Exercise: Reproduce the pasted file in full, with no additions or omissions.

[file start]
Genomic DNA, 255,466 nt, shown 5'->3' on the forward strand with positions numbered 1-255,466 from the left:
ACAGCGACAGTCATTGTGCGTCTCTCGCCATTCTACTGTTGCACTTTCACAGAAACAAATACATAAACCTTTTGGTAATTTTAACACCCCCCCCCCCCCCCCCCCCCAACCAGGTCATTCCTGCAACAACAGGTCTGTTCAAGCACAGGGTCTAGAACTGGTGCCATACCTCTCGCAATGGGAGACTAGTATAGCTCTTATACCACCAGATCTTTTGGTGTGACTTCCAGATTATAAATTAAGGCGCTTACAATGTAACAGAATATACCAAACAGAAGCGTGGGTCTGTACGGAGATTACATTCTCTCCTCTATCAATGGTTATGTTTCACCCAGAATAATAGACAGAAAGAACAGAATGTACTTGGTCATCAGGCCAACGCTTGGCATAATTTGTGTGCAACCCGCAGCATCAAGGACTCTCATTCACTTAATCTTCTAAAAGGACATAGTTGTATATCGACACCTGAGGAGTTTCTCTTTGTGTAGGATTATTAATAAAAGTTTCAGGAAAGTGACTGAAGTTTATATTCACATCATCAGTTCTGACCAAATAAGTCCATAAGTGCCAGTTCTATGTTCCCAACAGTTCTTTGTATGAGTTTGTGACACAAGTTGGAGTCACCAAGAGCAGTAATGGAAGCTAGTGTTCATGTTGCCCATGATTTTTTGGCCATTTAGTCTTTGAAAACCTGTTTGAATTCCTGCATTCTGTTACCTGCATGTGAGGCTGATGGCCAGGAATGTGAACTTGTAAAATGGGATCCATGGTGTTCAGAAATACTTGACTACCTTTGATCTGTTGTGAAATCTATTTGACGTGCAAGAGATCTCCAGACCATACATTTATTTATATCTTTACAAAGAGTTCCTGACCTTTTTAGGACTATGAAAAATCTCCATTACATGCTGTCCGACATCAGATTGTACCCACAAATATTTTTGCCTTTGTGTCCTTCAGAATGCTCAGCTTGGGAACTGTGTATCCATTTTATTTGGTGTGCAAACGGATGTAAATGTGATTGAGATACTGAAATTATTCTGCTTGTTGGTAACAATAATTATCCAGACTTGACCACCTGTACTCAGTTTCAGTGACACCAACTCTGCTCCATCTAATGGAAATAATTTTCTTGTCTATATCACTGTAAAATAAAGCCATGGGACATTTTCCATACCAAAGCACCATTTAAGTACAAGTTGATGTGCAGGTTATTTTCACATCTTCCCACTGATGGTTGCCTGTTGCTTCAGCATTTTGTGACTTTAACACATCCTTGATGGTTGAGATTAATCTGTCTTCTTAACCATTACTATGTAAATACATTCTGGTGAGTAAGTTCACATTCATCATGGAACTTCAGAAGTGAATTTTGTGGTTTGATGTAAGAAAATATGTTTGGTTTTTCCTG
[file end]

Genomic DNA, 255,466 nt, shown 5'->3' on the forward strand with positions numbered 1-255,466 from the left:
ACAGCGACAGTCATTGTGCGTCTCTCGCCATTCTACTGTTGCACTTTCACAGAAACAAATACATAAACCTTTTGGTAATTTTAACACCCCCCCCCCCCCCCCCCCCCAACCAGGTCATTCCTGCAACAACAGGTCTGTTCAAGCACAGGGTCTAGAACTGGTGCCATACCTCTCGCAATGGGAGACTAGTATAGCTCTTATACCACCAGATCTTTTGGTGTGACTTCCAGATTATAAATTAAGGCGCTTACAATGTAACAGAATATACCAAACAGAAGCGTGGGTCTGTACGGAGATTACATTCTCTCCTCTATCAATGGTTATGTTTCACCCAGAATAATAGACAGAAAGAACAGAATGTACTTGGTCATCAGGCCAACGCTTGGCATAATTTGTGTGCAACCCGCAGCATCAAGGACTCTCATTCACTTAATCTTCTAAAAGGACATAGTTGTATATCGACACCTGAGGAGTTTCTCTTTGTGTAGGATTATTAATAAAAGTTTCAGGAAAGTGACTGAAGTTTATATTCACATCATCAGTTCTGACCAAATAAGTCCATAAGTGCCAGTTCTATGTTCCCAACAGTTCTTTGTATGAGTTTGTGACACAAGTTGGAGTCACCAAGAGCAGTAATGGAAGCTAGTGTTCATGTTGCCCATGATTTTTTGGCCATTTAGTCTTTGAAAACCTGTTTGAATTCCTGCATTCTGTTACCTGCATGTGAGGCTGATGGCCAGGAATGTGAACTTGTAAAATGGGATCCATGGTGTTCAGAAATACTTGACTACCTTTGATCTGTTGTGAAATCTATTTGACGTGCAAGAGATCTCCAGACCATACATTTATTTATATCTTTACAAAGAGTTCCTGACCTTTTTAGGACTATGAAAAATCTCCATTACATGCTGTCCGACATCAGATTGTACCCACAAATATTTTTGCCTTTGTGTCCTTCAGAATGCTCAGCTTGGGAACTGTGTATCCATTTTATTTGGTGTGCAAACGGATGTAAATGTGATTGAGATACTGAAATTATTCTGCTTGTTGGTAACAATAATTATCCAGACTTGACCACCTGTACTCAGTTTCAGTGACACCAACTCTGCTCCATCTAATGGAAATAATTTTCTTGTCTATATCACTGTAAAATAAAGCCATGGGACATTTTCCATACCAAAGCACCATTTAAGTACAAGTTGATGTGCAGGTTATTTTCACATCTTCCCACTGATGGTTGCCTGTTGCTTCAGCATTTTGTGACTTTAACACATCCTTGATGGTTGAGATTAATCTGTCTTCTTAACCATTACTATGTAAATACATTCTGGTGAGTAAGTTCACATTCATCATGGAACTTCAGAAGTGAATTTTGTGGTTTGATGTAAGAAAATATGTTTGGTTTTTCCTG